Laodicea - the 7th and final of the 7 churches of Revelation:
Laodicea - popular? progressive? prosperous? or poor?
Described as divergently as those who assessed it.
Laodicea themselves assessed their own progress from a place of complacency and lukewarmness. That was a tragic mistake. They considered themselves rich and successful as judged by the criteria of what they had made out of life! The standard against which the Lord would measure them was altogether different. The question was not what had they managed to make out of their life but rather what had life made out of them? All of their life was significant, not just the bottom line on the spread sheet.; "rich increased with goods and need of nothing" meant nothing to their Lord and judge who found them lukewarm. The church of Laodicea reflected something of the character of the city of Laodicea. Like the water supply of Laodicea so too the spiritual temperature of the church; lukewarm. The neighbouring city of Colossae was known for its cold water supply and the adjacent city of Hierapolis for it's hot springs. By way of contrast the water supply at Laodicea was neither. A city high above the Lycus valley it lacked sufficient water for the expanding population of the city. Where did the water come from at Laodicea? The mystery was resolved by excavations in the area of Laodicea in 2006 by a Turkish archaeologist Celal Simsek; who published a paper entitled “water springs of Laodicea and its distribution systems.” Pipes were discovered at Laodicea running for many kilometres to the separate water source of the Baspinar Spring. These pipes had heavy calcium deposits, carried water from some distance and so provided a slow running and thus likely a lukewarm water supply to Laodicea.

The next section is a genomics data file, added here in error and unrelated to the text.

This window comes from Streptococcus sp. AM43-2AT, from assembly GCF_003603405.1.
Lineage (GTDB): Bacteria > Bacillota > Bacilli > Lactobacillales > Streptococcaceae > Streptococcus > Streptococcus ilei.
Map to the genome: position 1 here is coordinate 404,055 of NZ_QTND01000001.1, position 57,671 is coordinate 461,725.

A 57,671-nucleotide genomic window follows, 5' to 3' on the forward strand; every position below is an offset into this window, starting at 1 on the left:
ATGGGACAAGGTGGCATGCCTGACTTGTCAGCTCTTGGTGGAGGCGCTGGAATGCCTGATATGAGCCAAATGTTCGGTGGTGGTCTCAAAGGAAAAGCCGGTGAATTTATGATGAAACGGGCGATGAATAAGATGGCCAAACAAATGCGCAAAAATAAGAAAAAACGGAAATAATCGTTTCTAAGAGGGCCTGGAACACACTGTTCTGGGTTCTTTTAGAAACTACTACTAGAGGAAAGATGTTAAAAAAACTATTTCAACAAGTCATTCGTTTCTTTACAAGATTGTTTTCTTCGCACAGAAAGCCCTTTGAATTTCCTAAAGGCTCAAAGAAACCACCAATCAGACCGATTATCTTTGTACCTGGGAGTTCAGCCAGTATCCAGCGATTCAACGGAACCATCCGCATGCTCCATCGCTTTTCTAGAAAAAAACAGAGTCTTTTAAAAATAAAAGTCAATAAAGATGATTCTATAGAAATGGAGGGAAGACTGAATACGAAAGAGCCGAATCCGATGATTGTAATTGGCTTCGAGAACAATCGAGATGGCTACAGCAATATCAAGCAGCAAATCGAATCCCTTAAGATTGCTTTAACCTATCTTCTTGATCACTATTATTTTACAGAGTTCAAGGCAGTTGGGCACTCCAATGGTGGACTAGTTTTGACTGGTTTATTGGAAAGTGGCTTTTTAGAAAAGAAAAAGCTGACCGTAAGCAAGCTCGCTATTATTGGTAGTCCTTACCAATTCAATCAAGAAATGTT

Just like the lukewarm water supply of Laodicea the church likewise was lukewarm. What is somewhat surprising is the desire of the Lord Jesus; "I would that you were cold or hot." It is perhaps easy to understand that the Lord water desire an increase in their spiritual temperature from lukewarm to hot but why cold? A place of complacency and ambivalence is the most difficult place to bring about change, after all why do I need to change? I'm ok am I not? I mean I am better than the next person, I'm not so bad as ....
It is so often the case that in shaping His people God moves them from a place of lukewarmness, to first of all a cold place where their need is perceptible before moving them to a place of warmth. This was the pattern for Saul of Tarsus the self righteous Pharisee, he had to first be broken on the Damascus road before being brought to salvation on his knees. This was the case for Moses, brought from the palace to the pasture, in the back side of the desert for 40 years before then becoming the leader of the nation of Israel. This also was true of Samson, brought finally to a place of weakness, humiliated and mutilated, led by a young lad until finally and uniquely in his life he prayed, "strengthen me only this once." That final and painful prayer marked the closing transition of revival in a life of at best lukewarmness.
Christ looked for "gold tried in the fire." All of their life under the hand of God, God had moulded and shaped them, bringing out gold tried in the fire, Christ like character! That type of character forged in the furnace of adversity, to which Job refers in Job23:10 "But he knoweth the way that I take: when he hath tried me, I shall come forth as gold." Job 23:10.
Claiming the Divine title of the "Amen" of Isaiah 65:16 (Rev 3:14), the Lord reminds them that He has the final word after the end. The Amen speaks. After the conclusion of their lives and service, after the study days are past and after the exam has been sat, it is Christ, who as the Amen brings the final verdict. He is the conclusion after the end. His is the terminal assessment of all people. He is the end beyond the conclusion and His assessment proves a lot less flattering than their own!
Grace in Christ
Dr J Stewart Gillespie